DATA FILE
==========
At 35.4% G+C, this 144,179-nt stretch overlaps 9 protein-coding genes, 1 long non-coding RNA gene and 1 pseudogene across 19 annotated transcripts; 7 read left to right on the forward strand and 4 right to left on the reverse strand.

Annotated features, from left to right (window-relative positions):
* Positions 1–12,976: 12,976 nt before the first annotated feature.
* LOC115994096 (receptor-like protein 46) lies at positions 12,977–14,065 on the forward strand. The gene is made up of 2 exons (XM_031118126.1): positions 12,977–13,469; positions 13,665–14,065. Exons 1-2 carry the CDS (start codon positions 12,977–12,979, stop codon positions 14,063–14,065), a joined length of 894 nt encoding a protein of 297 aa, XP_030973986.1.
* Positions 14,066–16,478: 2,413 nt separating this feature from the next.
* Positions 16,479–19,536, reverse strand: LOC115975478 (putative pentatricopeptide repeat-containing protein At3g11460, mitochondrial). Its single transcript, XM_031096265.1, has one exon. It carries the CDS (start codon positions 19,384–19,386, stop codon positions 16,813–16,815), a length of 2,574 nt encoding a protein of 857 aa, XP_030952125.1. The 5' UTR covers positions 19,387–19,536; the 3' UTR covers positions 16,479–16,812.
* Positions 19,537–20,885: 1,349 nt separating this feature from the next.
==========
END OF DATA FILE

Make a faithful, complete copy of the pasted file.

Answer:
At 35.4% G+C, this 144,179-nt stretch overlaps 9 protein-coding genes, 1 long non-coding RNA gene and 1 pseudogene across 19 annotated transcripts; 7 read left to right on the forward strand and 4 right to left on the reverse strand.

Annotated features, from left to right (window-relative positions):
* Positions 1–12,976: 12,976 nt before the first annotated feature.
* LOC115994096 (receptor-like protein 46) lies at positions 12,977–14,065 on the forward strand. The gene is made up of 2 exons (XM_031118126.1): positions 12,977–13,469; positions 13,665–14,065. Exons 1-2 carry the CDS (start codon positions 12,977–12,979, stop codon positions 14,063–14,065), a joined length of 894 nt encoding a protein of 297 aa, XP_030973986.1.
* Positions 14,066–16,478: 2,413 nt separating this feature from the next.
* Positions 16,479–19,536, reverse strand: LOC115975478 (putative pentatricopeptide repeat-containing protein At3g11460, mitochondrial). Its single transcript, XM_031096265.1, has one exon. It carries the CDS (start codon positions 19,384–19,386, stop codon positions 16,813–16,815), a length of 2,574 nt encoding a protein of 857 aa, XP_030952125.1. The 5' UTR covers positions 19,387–19,536; the 3' UTR covers positions 16,479–16,812.
* Positions 19,537–20,885: 1,349 nt separating this feature from the next.